The Novels (Masterplots II: British and Commonwealth Fiction Series)
The life of the legendary Attican hero Theseus spanned a period of approximately fifty years. In The King Must Die, Mary Renault delineates the course of his life up to the age of eighteen, when he assumes the kingship of Athens; in The Bull from the Sea, she recounts the vicissitudes of Theseus’ subsequent career to his death on the Aegean isle of Skyros. The opening section of Renault’s earlier novel is set in the Peloponnesian city of Troizen, where Theseus’ maternal grandfather, Pittheus, is king. It is here that King Aigeus of Athens once stopped over for the purpose of boarding a ship that would take him across the Saronic Gulf back to Attica. Aigeus was returning from a visit to the Delphic Oracle, whose advice he had sought on the matter of how best to put an end to his childless state. Unfortunately, the response of the priestess was too obscure to be of any help. While Aigeus is still in Troizen, Pittheus receives an oracle of his own from a local priestess directing him to sacrifice the maidenhead of his daughter, Aithra, to appease the wrath of the Earth Mother. He therefore arranges a sexual union between Aithra and his Athenian guest. Before Aigeus resumes his journey, he buries a sword and a pair of sandals under a huge rock and instructs Aithra to send any male offspring from their union to Athens when the child comes of age, provided that he is able to move the rock and retrieve the buried objects. A boy is born in due course...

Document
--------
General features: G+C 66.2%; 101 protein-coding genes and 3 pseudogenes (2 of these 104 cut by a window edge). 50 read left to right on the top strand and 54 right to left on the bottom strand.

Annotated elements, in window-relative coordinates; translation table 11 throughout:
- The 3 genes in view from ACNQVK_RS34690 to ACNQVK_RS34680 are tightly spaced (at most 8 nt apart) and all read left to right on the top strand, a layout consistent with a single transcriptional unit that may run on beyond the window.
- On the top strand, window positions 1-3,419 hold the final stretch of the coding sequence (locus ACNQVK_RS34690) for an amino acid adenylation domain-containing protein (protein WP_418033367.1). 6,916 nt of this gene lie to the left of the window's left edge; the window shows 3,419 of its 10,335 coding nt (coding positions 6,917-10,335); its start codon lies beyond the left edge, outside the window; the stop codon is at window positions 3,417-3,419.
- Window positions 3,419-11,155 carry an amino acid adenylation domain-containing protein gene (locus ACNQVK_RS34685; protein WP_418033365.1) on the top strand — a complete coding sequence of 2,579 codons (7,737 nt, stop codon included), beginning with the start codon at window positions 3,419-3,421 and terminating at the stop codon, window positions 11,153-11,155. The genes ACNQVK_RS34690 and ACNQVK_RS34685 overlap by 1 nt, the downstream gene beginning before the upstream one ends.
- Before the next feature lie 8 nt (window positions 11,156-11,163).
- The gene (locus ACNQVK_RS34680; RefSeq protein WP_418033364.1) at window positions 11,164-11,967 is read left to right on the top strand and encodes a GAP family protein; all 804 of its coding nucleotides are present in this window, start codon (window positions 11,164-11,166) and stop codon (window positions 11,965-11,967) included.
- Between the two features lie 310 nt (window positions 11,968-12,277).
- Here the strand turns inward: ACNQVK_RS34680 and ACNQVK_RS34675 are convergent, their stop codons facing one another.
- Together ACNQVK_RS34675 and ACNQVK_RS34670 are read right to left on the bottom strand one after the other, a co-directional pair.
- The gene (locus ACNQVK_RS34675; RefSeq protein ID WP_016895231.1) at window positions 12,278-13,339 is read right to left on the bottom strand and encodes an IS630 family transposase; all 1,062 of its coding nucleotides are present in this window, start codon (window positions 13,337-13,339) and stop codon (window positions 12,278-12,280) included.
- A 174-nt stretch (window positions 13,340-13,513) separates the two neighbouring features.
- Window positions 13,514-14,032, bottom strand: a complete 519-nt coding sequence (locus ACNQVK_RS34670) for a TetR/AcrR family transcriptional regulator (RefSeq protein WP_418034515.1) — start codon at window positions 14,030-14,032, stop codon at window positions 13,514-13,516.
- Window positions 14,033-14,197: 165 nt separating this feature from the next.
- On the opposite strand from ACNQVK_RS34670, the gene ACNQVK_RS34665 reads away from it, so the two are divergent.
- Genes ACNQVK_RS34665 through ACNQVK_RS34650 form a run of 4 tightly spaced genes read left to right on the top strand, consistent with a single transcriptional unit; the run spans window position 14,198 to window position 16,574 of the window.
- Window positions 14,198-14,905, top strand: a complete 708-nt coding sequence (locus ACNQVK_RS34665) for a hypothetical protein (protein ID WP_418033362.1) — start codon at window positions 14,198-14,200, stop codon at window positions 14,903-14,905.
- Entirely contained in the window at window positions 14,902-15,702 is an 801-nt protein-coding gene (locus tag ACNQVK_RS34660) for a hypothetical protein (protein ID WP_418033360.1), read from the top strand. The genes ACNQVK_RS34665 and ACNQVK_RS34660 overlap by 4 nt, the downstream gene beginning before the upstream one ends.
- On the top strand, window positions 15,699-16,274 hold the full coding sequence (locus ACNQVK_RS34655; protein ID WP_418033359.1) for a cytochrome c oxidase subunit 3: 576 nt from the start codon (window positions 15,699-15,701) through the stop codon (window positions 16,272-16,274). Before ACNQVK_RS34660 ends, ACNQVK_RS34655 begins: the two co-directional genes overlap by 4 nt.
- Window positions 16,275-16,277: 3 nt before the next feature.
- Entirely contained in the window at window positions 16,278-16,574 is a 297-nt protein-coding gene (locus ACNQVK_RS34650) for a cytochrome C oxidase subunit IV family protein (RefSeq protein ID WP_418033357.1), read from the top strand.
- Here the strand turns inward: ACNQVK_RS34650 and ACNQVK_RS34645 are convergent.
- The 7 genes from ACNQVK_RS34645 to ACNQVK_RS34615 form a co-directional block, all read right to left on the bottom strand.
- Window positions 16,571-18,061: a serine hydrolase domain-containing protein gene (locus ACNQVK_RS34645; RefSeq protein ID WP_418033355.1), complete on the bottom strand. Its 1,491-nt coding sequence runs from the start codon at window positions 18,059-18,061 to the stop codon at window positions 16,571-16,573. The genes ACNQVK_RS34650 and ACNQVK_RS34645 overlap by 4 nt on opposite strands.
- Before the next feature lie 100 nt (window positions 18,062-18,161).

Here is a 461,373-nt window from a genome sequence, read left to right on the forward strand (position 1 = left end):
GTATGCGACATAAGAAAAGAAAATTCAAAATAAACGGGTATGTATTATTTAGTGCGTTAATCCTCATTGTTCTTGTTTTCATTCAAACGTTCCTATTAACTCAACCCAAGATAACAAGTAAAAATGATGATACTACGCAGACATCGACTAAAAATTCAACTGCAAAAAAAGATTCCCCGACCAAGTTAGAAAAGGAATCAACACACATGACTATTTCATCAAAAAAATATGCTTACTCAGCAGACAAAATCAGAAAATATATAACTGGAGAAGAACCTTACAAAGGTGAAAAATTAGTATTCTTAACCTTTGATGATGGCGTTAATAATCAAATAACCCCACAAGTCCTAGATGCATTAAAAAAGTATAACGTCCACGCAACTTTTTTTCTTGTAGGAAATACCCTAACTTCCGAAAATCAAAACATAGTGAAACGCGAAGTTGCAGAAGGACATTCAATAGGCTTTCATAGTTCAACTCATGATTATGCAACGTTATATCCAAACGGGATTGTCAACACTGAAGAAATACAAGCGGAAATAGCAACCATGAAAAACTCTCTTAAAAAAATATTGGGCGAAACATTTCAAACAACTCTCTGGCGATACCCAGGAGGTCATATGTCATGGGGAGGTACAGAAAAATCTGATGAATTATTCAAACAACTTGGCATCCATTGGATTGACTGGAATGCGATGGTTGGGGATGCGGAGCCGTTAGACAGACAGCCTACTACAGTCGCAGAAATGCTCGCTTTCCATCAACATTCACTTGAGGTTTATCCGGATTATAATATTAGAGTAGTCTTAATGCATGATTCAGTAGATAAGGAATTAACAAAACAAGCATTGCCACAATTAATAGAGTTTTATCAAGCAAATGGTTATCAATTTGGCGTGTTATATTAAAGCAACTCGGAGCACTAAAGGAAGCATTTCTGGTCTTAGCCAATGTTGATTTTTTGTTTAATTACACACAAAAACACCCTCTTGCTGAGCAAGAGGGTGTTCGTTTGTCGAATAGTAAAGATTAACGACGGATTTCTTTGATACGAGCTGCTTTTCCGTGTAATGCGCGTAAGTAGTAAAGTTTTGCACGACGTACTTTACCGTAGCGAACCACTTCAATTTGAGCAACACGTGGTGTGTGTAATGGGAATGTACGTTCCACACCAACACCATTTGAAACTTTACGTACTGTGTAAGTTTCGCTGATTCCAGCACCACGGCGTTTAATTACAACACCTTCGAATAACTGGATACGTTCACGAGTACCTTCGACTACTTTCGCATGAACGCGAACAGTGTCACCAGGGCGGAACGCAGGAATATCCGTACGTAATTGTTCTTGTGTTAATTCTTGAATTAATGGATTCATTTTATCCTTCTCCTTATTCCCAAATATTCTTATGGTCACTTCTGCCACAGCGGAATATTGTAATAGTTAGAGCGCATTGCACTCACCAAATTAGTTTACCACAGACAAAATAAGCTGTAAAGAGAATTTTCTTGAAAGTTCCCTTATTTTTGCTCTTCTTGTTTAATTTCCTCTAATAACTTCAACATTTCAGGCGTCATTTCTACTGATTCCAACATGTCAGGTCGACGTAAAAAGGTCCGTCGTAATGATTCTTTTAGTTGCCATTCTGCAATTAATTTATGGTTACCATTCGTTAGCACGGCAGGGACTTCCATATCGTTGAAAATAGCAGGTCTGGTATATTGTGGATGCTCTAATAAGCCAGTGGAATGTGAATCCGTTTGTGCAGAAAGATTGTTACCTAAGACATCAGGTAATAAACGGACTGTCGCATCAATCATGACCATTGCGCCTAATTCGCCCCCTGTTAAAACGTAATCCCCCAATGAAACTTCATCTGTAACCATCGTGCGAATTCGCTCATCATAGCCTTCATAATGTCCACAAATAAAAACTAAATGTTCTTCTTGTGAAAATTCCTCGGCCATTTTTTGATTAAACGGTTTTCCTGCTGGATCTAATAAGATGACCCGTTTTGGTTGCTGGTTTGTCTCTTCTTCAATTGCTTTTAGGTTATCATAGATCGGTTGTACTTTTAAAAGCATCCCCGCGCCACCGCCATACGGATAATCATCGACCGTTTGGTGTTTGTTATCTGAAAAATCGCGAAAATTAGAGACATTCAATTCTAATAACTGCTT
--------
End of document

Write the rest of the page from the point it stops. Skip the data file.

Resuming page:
(The entire section is 1740 words.)
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